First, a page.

In 2015, during the last months of his life, my late husband asked me occasionally what I would do with my time when was no longer around. He was a wonderful, funny Irishman with a great sense of humour so I could tease him with a lot of ridiculous answers: toy boys; constant cruises to exotic places; and champagne parties at the Ritz and Savoy. It never occurred to him that I would be grieving, not only for him but also for my beloved daughter who died in 2011 aged 42 from cancer.
Joking aside I did tell him that I would probably do voluntary work. ”I would like you to do that!” he replied. Then, one day eighteen months on and by now a widow I was visited by my precious young friend A, who told me that she had been employed by Colchester CVS on a 3 months internship. I was delighted for her.
I had first met A some eleven years previously when she and her husband had moved to live in a house opposite to ours. She was from Uzbekistan and was somewhat hesitant to speak English to this chattering neighbour who was trying to engage her in conversation. Within a decade, this shy beautiful creature had passed her O levels, A levels and gone to university to gain a degree in Business studies. My husband and I had come to love her like a daughter, so I felt very proud of her achievements.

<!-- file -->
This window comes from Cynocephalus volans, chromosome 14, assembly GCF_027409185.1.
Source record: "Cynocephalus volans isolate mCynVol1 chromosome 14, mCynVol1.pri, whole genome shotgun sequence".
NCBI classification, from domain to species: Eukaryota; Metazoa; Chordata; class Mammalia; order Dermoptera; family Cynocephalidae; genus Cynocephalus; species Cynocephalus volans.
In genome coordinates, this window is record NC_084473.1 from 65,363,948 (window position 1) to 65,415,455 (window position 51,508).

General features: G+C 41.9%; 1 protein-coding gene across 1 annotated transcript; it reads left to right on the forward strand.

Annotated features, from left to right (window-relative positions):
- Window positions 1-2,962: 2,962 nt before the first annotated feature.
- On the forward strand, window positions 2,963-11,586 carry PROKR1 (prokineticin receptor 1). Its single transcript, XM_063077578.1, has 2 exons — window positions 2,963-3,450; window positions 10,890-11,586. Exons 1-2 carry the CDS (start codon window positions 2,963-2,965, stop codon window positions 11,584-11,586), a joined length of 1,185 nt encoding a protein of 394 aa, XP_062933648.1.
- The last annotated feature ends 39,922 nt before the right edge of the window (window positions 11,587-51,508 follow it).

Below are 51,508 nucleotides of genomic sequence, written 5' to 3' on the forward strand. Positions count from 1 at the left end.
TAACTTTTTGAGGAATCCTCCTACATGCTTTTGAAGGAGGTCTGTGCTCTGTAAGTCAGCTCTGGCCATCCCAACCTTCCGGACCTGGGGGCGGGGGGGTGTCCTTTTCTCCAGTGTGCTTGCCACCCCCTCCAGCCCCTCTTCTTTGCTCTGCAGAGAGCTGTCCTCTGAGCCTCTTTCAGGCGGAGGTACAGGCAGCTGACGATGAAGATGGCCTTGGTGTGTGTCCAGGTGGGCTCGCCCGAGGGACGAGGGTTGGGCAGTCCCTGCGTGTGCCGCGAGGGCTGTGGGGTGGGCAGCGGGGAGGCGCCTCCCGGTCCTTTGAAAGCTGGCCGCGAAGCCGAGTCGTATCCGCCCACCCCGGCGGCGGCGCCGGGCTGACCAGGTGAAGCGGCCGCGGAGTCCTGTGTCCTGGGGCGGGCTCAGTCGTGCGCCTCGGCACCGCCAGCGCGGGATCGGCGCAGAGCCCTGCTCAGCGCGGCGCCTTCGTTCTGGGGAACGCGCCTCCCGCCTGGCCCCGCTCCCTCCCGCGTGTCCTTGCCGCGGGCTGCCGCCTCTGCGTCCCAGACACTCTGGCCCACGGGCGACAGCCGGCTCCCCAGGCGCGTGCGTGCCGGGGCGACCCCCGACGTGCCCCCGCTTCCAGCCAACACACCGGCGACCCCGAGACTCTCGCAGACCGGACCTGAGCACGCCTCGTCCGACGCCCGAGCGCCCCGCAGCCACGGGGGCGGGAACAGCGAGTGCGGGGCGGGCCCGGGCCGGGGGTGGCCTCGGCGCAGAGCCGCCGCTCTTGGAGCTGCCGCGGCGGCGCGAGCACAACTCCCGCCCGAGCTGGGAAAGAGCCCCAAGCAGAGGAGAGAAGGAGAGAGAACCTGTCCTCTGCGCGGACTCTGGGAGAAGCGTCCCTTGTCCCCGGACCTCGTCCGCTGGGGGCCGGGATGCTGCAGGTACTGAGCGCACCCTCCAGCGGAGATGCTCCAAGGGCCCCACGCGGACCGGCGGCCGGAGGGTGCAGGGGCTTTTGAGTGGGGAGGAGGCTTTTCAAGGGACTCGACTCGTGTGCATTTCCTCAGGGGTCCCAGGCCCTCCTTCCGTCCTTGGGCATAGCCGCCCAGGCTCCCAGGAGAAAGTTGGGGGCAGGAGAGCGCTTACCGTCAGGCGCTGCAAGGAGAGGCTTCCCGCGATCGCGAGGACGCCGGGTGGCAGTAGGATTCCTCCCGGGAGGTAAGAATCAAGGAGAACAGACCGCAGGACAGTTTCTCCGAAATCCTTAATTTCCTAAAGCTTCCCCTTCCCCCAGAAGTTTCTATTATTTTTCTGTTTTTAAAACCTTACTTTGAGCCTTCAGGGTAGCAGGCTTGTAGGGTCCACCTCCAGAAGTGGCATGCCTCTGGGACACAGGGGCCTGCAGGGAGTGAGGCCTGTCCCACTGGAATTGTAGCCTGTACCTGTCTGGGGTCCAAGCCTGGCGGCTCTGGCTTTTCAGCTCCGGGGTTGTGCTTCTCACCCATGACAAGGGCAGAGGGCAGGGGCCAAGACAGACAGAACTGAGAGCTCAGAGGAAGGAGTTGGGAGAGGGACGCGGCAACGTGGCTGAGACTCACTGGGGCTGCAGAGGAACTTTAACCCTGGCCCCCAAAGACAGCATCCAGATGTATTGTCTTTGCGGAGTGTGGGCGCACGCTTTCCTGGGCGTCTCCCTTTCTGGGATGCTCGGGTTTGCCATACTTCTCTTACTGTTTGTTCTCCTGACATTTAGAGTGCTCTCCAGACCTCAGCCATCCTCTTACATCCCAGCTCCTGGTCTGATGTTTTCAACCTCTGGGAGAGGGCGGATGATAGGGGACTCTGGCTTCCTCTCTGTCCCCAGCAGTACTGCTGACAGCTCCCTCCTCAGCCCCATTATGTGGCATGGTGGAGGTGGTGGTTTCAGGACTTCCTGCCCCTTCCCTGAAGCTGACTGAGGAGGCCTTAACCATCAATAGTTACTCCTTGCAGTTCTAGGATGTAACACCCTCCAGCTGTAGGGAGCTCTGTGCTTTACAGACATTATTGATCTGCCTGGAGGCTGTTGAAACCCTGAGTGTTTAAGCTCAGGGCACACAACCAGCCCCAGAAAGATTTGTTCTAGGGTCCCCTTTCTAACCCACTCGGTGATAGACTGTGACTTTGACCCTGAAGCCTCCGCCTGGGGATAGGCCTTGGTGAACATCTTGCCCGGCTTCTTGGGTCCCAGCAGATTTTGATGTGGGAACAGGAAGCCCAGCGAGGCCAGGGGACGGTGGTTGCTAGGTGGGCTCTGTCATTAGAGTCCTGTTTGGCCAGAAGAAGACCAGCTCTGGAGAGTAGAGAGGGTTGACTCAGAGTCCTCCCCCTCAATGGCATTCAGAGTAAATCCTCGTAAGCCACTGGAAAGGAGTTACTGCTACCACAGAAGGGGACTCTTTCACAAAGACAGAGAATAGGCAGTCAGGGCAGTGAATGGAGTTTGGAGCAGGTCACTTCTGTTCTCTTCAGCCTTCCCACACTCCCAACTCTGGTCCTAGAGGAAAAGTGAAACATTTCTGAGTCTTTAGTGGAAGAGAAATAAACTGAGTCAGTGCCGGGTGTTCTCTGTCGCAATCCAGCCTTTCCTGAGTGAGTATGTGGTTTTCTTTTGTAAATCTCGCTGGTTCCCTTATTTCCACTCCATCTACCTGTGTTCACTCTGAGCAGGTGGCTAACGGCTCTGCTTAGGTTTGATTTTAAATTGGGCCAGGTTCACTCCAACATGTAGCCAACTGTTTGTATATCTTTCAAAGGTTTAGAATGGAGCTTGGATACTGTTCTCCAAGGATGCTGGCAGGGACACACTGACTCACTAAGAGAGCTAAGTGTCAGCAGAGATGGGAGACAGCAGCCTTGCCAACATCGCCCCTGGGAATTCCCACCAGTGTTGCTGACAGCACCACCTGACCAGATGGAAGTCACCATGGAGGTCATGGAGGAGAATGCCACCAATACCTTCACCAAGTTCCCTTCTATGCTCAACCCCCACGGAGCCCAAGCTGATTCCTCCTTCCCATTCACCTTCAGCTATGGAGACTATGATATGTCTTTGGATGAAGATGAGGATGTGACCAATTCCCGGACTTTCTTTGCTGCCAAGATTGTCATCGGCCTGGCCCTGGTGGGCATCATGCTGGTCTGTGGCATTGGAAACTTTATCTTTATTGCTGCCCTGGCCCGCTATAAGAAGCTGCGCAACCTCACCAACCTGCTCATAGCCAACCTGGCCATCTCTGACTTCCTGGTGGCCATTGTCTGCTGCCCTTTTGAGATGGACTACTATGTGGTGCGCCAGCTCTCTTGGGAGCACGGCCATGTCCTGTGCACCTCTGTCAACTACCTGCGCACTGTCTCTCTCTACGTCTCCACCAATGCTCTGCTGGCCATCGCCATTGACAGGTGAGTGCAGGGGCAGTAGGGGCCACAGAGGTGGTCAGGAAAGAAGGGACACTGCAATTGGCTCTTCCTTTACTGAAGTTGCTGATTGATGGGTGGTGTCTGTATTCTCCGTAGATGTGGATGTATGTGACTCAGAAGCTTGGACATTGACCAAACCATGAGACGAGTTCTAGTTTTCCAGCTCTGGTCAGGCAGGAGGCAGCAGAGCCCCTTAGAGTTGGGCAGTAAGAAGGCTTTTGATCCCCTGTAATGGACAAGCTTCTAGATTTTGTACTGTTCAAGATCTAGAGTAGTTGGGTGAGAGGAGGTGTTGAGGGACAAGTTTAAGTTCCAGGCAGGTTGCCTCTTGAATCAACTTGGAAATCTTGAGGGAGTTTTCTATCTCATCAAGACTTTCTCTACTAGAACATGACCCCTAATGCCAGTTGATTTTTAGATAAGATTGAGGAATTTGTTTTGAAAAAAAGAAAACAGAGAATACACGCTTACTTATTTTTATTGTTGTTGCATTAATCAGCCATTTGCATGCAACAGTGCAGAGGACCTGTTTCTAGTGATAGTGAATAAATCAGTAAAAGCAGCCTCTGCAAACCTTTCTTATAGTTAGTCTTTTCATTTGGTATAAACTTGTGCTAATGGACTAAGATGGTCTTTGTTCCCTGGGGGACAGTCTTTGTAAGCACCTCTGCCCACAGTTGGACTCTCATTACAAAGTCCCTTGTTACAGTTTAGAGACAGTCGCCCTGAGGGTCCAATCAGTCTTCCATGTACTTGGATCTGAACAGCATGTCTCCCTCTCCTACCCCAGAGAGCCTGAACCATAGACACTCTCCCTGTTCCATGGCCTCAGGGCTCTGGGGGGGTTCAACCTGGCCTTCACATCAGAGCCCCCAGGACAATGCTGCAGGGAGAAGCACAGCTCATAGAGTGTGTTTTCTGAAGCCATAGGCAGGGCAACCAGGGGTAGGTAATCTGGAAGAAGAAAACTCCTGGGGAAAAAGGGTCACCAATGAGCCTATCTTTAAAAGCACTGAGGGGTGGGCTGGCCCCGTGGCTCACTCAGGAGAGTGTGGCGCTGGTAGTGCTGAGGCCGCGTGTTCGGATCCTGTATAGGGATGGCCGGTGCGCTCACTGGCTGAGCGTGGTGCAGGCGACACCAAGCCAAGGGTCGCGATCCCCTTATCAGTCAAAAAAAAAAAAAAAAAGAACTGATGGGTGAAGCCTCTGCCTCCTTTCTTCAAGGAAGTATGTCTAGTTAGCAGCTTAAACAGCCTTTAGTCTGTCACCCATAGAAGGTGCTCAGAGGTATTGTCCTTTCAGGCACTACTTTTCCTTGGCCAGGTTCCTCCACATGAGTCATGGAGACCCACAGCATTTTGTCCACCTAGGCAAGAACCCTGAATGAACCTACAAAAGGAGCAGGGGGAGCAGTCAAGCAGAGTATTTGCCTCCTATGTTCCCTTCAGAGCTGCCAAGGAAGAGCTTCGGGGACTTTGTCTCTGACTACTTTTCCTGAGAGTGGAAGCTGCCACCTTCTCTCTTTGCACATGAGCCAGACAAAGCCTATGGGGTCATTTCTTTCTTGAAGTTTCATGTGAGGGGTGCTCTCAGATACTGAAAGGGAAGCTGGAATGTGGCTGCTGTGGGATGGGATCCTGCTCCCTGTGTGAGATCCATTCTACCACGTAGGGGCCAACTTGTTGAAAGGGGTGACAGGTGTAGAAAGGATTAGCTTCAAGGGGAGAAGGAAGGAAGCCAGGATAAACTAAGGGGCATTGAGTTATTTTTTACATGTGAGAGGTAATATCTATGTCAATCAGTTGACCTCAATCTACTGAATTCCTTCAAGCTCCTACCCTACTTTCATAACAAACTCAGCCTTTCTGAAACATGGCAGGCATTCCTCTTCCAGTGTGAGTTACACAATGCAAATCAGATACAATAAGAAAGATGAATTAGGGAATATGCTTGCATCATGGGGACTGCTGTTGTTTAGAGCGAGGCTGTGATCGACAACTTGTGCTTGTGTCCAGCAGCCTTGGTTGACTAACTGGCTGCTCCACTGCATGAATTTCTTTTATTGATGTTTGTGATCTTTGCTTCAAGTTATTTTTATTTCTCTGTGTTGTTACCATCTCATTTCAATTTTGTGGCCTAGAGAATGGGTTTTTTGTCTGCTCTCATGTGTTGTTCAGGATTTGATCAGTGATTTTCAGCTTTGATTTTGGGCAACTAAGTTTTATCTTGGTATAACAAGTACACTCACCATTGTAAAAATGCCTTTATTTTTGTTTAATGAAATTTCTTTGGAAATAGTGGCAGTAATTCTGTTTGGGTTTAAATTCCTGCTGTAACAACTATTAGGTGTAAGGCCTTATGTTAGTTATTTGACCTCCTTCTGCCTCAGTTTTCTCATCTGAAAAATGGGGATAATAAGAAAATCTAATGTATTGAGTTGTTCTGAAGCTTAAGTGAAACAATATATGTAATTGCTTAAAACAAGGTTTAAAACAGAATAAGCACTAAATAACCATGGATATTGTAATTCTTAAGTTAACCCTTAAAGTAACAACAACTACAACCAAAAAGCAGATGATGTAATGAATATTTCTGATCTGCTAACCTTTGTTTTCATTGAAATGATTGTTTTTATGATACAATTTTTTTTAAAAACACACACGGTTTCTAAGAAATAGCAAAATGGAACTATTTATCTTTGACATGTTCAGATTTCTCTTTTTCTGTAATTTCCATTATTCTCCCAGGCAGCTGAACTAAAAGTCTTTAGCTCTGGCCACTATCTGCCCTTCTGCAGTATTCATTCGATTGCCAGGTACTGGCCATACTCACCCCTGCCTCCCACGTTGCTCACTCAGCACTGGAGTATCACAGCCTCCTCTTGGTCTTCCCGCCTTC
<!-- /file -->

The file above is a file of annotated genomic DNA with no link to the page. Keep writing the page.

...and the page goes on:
“Only trouble is I need to recruit volunteers” she said. Without thinking I heard myself saying: “Oh, put my name down”. What had I done? It was fate! It was as if both my late husband and daughter had sent her to motivate me. I could almost hear them saying, instead of drowning in grief, get out there and do something useful!
So here I am, five months later, swept along on a wave of visits to Lion Walk Activity Centre every Friday morning to help people to meet new friends, and to Colchester General Hospital every Wednesday to see ‘my ladies‘ on Darcy Ward. Not forgetting my trips to the library where I meet up with a gusty young man who has dyslexia. I simply read and write down questions from the computer that he needs to answer for his exam. He wants to be a personal trainer and believe me, he will be successful. My two hours with him fly by.
At the hospital I sit and talk to female patients for three to four hours. Some have dementia/Alzheimer and some are there for surgical /investigative reasons. Some are sweet, and some, let’s say, would like to be! Whatever! I feel privileged to share in their memories and stories – each one unique and special. Sometimes I come home and shed a tear or two, but more often than not I have a jolly good laugh.
We must never lose our compassion and sense of humour. These two components help make us human and remind us what we are on this planet for. The few hours I give of my life in offering voluntary services are nothing to what I receive in return. Nothing in life is perfect, but we can soften the edges of pain and suffering with a kindly smile and warm ‘Hello’. Thank you Community360 making me useful again!
Click on the links below to see a few of the current volunteering vacancies at Community 360: